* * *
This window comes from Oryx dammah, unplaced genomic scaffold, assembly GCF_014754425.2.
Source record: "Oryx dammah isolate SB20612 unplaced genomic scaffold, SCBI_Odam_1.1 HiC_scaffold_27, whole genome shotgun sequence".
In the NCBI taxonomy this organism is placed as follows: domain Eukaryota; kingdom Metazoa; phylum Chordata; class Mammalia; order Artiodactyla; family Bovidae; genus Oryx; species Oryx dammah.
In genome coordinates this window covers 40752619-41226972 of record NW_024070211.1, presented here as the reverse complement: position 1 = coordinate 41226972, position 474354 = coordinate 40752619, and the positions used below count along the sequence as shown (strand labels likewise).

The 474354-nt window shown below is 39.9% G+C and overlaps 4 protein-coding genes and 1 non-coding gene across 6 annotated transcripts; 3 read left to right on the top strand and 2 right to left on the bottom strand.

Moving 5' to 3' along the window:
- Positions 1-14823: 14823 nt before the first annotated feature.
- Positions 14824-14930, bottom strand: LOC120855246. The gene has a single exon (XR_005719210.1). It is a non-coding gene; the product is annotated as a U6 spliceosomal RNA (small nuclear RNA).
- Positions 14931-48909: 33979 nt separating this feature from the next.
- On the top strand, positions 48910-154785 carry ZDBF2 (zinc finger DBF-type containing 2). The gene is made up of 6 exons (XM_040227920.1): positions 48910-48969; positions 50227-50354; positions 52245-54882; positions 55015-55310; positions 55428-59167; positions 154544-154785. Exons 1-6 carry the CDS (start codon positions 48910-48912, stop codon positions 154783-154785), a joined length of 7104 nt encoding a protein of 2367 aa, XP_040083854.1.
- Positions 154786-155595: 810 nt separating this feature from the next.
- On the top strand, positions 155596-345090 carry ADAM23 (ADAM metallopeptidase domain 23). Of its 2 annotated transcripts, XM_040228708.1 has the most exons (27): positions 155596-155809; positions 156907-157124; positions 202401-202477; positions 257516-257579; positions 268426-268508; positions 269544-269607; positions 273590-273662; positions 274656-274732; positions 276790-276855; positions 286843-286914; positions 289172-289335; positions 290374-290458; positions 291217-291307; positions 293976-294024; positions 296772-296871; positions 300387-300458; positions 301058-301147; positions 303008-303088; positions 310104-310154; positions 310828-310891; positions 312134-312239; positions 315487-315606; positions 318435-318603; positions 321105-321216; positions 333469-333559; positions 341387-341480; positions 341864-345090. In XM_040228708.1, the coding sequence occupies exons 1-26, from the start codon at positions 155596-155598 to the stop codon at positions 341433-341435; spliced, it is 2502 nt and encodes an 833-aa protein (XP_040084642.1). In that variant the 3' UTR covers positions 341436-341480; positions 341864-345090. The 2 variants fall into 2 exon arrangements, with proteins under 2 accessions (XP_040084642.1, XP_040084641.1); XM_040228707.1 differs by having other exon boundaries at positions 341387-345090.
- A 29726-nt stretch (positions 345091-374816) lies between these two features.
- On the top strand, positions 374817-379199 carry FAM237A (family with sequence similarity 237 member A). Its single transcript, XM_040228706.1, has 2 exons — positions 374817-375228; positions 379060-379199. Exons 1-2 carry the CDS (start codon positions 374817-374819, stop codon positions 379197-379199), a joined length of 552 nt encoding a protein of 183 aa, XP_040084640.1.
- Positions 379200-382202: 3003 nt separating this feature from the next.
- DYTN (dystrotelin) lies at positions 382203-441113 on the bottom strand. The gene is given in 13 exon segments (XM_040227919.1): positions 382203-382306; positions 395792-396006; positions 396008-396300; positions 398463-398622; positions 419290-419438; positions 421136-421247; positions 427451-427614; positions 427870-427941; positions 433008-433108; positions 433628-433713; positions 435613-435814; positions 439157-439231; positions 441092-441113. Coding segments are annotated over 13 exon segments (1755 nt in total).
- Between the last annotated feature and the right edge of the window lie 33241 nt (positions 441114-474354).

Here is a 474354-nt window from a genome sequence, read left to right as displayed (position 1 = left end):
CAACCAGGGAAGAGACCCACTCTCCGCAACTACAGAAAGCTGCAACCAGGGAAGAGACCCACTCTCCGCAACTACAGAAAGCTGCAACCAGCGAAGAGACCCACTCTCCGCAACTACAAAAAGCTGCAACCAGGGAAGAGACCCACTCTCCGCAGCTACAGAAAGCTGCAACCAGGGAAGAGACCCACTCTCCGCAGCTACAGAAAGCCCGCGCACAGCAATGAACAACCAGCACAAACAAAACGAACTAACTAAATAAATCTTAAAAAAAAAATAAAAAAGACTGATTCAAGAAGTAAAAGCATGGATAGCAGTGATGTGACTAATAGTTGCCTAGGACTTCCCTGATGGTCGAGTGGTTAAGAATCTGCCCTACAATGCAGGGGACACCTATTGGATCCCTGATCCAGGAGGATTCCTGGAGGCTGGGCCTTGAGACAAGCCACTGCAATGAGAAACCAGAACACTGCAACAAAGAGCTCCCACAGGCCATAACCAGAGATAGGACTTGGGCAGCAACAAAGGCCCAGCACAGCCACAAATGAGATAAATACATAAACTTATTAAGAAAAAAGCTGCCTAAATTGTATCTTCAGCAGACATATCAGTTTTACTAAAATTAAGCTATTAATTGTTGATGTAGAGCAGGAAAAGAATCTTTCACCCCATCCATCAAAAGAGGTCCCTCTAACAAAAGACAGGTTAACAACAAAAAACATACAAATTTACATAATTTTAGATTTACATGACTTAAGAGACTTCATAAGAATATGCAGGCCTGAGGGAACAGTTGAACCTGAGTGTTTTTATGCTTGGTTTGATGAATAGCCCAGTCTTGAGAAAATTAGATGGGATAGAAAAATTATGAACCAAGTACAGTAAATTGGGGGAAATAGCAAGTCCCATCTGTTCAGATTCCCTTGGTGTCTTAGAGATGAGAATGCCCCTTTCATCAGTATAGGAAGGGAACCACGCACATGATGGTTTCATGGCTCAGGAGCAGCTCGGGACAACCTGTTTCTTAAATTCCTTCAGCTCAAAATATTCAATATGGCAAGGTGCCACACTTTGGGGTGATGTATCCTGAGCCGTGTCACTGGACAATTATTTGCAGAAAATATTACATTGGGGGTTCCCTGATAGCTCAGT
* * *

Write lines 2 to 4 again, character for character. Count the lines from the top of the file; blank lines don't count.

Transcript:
Source record: "Oryx dammah isolate SB20612 unplaced genomic scaffold, SCBI_Odam_1.1 HiC_scaffold_27, whole genome shotgun sequence".
In the NCBI taxonomy this organism is placed as follows: domain Eukaryota; kingdom Metazoa; phylum Chordata; class Mammalia; order Artiodactyla; family Bovidae; genus Oryx; species Oryx dammah.
In genome coordinates this window covers 40752619-41226972 of record NW_024070211.1, presented here as the reverse complement: position 1 = coordinate 41226972, position 474354 = coordinate 40752619, and the positions used below count along the sequence as shown (strand labels likewise).